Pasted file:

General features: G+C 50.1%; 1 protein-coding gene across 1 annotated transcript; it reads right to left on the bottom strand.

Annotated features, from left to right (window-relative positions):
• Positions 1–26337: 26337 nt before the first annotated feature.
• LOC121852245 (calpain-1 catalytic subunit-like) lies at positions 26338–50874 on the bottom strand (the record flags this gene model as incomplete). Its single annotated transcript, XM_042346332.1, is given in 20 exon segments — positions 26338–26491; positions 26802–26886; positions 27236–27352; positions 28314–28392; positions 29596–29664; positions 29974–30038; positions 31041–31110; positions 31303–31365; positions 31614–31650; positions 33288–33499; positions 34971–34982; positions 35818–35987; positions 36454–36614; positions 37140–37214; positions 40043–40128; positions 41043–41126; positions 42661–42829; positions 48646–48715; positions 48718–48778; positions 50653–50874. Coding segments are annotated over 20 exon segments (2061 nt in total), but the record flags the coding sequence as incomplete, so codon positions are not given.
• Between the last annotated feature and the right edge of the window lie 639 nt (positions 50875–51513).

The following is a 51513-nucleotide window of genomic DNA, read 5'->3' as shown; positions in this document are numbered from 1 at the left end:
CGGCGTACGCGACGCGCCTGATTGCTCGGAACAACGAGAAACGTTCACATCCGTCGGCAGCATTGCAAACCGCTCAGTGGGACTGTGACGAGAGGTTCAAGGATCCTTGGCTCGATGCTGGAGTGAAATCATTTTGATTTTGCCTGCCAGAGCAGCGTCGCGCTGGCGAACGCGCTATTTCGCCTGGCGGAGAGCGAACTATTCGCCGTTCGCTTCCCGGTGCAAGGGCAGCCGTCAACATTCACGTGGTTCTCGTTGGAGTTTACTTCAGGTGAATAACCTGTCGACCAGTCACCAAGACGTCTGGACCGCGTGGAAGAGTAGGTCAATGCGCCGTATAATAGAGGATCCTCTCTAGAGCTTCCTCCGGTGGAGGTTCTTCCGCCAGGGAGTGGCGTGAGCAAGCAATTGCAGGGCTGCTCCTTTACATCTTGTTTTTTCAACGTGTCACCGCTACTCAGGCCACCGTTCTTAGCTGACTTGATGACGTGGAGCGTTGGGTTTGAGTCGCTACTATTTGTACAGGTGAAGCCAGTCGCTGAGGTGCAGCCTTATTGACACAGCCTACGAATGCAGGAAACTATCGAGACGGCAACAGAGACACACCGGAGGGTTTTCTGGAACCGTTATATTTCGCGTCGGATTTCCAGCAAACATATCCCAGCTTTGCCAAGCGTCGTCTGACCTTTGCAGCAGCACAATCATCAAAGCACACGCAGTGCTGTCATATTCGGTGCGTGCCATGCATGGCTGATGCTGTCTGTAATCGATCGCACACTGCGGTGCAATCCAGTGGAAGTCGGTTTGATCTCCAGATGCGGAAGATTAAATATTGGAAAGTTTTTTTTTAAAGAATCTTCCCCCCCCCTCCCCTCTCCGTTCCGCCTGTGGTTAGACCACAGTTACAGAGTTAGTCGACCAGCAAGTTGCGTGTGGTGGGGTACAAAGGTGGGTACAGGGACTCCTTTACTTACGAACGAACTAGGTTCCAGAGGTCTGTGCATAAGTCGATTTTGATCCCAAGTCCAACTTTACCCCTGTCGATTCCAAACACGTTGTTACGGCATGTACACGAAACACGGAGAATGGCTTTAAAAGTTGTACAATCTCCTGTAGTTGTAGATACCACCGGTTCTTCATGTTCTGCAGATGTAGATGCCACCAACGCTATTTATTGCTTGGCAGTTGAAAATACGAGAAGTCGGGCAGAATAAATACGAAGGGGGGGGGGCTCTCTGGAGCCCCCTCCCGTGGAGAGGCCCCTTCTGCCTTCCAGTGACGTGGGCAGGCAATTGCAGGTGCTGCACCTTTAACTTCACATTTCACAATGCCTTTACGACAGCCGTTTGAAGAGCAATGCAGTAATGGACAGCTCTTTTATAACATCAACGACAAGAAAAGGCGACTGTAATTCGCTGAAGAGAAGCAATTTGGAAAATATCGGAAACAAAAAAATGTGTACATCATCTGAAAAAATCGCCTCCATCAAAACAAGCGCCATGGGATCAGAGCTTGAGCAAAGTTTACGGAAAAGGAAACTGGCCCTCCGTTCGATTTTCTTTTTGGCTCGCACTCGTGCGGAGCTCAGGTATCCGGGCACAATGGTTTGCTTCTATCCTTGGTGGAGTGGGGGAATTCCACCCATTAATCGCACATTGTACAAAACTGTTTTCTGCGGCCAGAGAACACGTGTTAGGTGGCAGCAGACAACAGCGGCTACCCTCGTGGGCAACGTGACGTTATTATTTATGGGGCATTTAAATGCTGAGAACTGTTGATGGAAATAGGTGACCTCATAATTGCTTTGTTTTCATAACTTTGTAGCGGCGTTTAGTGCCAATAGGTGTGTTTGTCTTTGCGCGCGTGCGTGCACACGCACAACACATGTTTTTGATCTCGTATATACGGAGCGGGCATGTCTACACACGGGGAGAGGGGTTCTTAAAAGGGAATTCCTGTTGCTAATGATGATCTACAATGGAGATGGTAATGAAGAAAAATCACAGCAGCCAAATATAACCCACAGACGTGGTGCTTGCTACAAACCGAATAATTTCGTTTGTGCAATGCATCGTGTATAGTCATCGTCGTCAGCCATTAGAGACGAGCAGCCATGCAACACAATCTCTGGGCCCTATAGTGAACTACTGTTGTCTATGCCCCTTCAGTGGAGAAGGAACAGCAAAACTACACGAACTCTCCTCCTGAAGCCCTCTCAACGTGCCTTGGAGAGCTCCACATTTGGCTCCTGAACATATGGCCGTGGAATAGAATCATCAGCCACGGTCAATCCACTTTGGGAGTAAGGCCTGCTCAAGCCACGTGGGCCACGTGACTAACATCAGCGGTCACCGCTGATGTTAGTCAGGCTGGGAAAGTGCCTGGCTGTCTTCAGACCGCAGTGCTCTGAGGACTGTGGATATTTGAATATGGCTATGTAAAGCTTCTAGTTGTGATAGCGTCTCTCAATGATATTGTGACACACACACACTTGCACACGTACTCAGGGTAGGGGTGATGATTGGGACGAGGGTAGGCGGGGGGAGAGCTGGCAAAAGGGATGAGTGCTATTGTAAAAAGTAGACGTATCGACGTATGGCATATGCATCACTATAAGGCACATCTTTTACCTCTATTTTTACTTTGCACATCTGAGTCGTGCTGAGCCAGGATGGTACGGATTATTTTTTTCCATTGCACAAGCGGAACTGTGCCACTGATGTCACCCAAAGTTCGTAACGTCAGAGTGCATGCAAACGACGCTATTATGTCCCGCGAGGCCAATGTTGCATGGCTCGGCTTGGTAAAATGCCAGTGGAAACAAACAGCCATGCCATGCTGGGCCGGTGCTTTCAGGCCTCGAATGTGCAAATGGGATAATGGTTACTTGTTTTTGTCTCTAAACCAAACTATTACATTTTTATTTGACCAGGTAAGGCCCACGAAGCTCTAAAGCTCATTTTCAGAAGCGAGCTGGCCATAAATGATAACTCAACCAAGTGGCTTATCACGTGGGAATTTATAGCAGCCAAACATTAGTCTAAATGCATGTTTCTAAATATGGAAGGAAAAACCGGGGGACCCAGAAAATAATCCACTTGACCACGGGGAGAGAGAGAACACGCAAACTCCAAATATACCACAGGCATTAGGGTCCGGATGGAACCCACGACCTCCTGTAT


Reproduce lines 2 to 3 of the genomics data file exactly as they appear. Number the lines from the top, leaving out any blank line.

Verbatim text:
Annotated features, from left to right (window-relative positions):
• Positions 1–26337: 26337 nt before the first annotated feature.